On July 11, Law and Justice will commemorate the 80th anniversary of the bloodiest day of the Volhynian massacres. Located in northwest Ukraine, Volhynia was once a part of Poland. Between 1943 and 1945, armed Ukrainian nationalists slaughtered whole villages full of Polish people in a bid to prevent a post-war Poland from asserting sovereignty over Ukrainian-majority regions. Over 50,000 Poles were murdered. In retaliation, Poles killed an estimated 10,000 Ukrainians. 

The Volhynian massacres have hung over Polish-Ukrainian relations since the end of communist rule. While Poland declared Volhynia a genocide in 2016, consecutive Ukrainian governments have stood firm on their position that there is a need for reconciliation and forgiveness on both sides. Ukraine has always rejected the claim that the events in Volhynia were a genocide.

In March 2023, the head of the Ukrainian parliament, Ruslan Stefanchuk, said during a visit to Warsaw that Ukraine would work with Poland to accept “the truth, no matter how painful it may be.” It appeared to be a way forward for Poland and Ukraine. But, aware of national sensitivities, particularly in an election year, a spokesperson for Poland’s foreign ministry chastised the Ukrainian government soon after for failing to understand “that the issue of Volhynia is very important for Poles.” He went on to demand that Ukrainian President Volodymyr Zelenskyy “should take more responsibility” and apologize for the massacres. Ukraine’s ambassador to Poland described the comments as “unacceptable” in tweets that were later deleted.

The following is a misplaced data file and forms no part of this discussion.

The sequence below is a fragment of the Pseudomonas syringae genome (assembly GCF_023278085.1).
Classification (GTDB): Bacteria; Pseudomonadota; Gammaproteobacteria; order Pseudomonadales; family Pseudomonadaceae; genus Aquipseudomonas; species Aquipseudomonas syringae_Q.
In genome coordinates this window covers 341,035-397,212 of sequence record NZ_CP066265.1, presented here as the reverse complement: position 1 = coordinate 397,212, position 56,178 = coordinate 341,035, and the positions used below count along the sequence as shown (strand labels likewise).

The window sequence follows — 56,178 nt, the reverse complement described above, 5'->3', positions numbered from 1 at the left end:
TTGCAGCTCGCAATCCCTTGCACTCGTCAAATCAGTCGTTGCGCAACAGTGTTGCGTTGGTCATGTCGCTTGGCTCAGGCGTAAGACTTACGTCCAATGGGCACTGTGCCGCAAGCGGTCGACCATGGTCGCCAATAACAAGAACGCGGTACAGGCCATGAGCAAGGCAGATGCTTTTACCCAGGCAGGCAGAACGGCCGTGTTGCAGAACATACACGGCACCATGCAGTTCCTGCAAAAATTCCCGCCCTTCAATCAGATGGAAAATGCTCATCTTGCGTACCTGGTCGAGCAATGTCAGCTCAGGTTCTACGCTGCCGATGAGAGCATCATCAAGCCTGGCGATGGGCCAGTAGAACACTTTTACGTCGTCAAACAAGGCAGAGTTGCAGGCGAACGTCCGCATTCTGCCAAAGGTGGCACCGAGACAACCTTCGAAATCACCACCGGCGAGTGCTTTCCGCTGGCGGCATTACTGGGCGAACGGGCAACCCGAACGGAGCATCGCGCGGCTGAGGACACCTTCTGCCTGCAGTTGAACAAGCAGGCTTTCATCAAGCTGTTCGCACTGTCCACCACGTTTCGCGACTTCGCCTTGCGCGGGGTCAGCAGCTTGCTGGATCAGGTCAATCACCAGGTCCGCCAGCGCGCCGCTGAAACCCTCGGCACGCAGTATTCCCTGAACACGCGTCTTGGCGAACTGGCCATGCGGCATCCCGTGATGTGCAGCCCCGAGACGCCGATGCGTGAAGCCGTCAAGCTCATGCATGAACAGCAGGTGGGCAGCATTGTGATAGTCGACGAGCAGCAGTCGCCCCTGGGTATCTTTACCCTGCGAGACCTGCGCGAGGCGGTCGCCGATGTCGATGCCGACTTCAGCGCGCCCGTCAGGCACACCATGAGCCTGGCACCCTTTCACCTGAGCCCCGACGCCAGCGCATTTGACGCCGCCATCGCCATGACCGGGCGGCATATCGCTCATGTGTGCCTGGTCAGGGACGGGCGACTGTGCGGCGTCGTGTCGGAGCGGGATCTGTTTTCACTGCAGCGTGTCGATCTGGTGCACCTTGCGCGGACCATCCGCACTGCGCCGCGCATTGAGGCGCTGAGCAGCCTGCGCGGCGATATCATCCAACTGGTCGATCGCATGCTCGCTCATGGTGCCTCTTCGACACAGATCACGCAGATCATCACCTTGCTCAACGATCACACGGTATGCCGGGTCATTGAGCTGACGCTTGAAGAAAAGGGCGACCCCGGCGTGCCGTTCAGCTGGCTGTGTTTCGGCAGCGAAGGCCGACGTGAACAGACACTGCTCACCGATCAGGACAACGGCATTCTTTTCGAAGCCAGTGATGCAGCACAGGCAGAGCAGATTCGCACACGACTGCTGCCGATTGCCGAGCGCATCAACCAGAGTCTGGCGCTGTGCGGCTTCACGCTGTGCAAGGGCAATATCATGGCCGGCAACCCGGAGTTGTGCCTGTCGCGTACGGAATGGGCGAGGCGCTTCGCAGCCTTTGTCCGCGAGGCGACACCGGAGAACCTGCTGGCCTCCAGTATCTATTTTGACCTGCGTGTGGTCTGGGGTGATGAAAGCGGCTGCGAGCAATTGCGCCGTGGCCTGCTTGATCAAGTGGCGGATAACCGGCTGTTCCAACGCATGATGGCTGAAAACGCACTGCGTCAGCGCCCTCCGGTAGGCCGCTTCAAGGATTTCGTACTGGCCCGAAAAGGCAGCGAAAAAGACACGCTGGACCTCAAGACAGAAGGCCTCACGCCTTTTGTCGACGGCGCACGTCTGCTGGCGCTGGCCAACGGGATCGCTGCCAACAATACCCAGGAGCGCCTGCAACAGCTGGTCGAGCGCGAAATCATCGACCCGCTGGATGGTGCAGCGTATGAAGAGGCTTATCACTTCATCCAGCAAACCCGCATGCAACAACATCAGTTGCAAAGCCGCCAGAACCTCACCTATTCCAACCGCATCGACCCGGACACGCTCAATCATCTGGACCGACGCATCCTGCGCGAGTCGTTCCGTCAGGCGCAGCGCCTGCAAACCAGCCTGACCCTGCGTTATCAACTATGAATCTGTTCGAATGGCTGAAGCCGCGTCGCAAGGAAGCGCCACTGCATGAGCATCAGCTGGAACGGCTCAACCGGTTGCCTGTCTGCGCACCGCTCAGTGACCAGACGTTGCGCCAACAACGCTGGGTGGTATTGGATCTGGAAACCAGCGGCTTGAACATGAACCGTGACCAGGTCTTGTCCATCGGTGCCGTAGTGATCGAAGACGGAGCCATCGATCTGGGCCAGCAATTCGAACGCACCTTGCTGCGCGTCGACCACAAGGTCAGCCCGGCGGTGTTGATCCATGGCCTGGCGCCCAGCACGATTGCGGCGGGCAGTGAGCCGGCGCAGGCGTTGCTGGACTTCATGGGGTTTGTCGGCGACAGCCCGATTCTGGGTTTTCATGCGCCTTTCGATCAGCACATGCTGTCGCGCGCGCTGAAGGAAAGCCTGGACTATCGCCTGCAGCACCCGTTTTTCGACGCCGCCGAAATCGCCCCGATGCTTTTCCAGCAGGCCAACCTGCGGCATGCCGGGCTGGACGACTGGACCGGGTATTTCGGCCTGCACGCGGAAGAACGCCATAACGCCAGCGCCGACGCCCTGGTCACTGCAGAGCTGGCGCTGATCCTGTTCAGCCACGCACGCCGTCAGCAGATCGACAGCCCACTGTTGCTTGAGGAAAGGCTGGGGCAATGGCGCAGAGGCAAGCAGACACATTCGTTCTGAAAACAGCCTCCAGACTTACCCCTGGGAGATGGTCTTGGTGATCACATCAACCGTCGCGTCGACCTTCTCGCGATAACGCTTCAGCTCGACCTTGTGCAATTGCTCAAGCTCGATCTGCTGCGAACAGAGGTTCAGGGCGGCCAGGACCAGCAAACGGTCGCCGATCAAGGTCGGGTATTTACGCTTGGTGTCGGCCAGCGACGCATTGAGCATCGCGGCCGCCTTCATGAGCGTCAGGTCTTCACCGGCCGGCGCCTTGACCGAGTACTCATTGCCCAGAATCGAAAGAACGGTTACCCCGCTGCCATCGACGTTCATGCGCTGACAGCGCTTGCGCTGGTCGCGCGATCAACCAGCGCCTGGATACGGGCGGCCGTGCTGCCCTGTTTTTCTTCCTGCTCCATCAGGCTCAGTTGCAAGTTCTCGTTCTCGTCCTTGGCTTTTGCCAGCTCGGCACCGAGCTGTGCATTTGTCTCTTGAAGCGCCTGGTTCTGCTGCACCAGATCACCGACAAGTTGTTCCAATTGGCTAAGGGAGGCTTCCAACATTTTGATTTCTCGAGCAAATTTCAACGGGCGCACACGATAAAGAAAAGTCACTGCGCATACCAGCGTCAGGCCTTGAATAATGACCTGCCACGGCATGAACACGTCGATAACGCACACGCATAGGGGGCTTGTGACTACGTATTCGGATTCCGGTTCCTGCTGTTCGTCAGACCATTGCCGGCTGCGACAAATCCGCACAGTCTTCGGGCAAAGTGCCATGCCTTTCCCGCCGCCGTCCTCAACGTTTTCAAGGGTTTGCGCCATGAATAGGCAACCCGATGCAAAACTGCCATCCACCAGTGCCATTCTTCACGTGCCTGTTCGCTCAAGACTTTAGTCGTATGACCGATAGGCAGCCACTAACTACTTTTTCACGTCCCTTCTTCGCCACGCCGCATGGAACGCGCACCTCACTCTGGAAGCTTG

“There is a problem between Polish historical memory and Ukrainian historical memory about Volhynia,” Jan Pisulinski, a professor of history at Rzeszow University in eastern Poland, told me, referencing Ukrainian historians who claim that the massacres were not perpetrated by Ukrainian nationals but were instead peasant killings. “But,” he added, “the Law and Justice party’s so-called historical policy is disappointing because it is manipulative in how it serves the contemporary interests of the government.” 

It is unlikely that the Polish government will soften its position as the anniversary approaches. It’s an occasion that will be watched by Russian propagandists who have previously used Volhynia to try to drive a wedge between Poland and Ukraine. Earlier this month, I met Marta, who was standing outside the Ukrainian embassy in central Warsaw to express solidarity following the June 6 blast that destroyed the Kakhovka Dam. She told me that in light of Russia’s invasion of Ukraine, she didn’t believe the Volhynia massacres needed to be commemorated in the same way this year. “My grandfather,” she told me, “hated Ukrainian people because of Volhynia, but now we need to stand against Russia and leave the past in the past.”

The need to stand up to Russia, argue the Polish protestors who gathered in Warsaw in early June, cannot come at the cost of Poland’s hard-won democracy. At the protests, the people I spoke to expressed no fear of Russian influence, only anger toward the Polish government. 

Grzegorz Schetyna, a former leader of Civic Platform, Poland’s main opposition party, told me that it was “key to stand together with other democratic opposition parties at this march.” He was confident that the momentum of the protests could be bottled and used to unify Poland’s traditionally chaotic opposition before the general election, which is expected to be held in October. 

“We are going to these elections to win and to right human wrongs,” former Prime Minister Donald Tusk shouted into the loudspeaker under the searing sun that day. Tusk, critics say, is the primary target of the government’s urgent efforts to investigate “Russian influence” because he is the biggest threat to Law and Justice retaining power.

Despite the impressive turnout on June 4, not all the demonstrators were convinced it would be enough. “Poland is here,” Tusk said. “No one will silence us!” But Paul, a 71-year-old from Warsaw, told me he wasn’t so sure. “Support for the other side is too big,” he said with a shake of his head before disappearing into the crowd.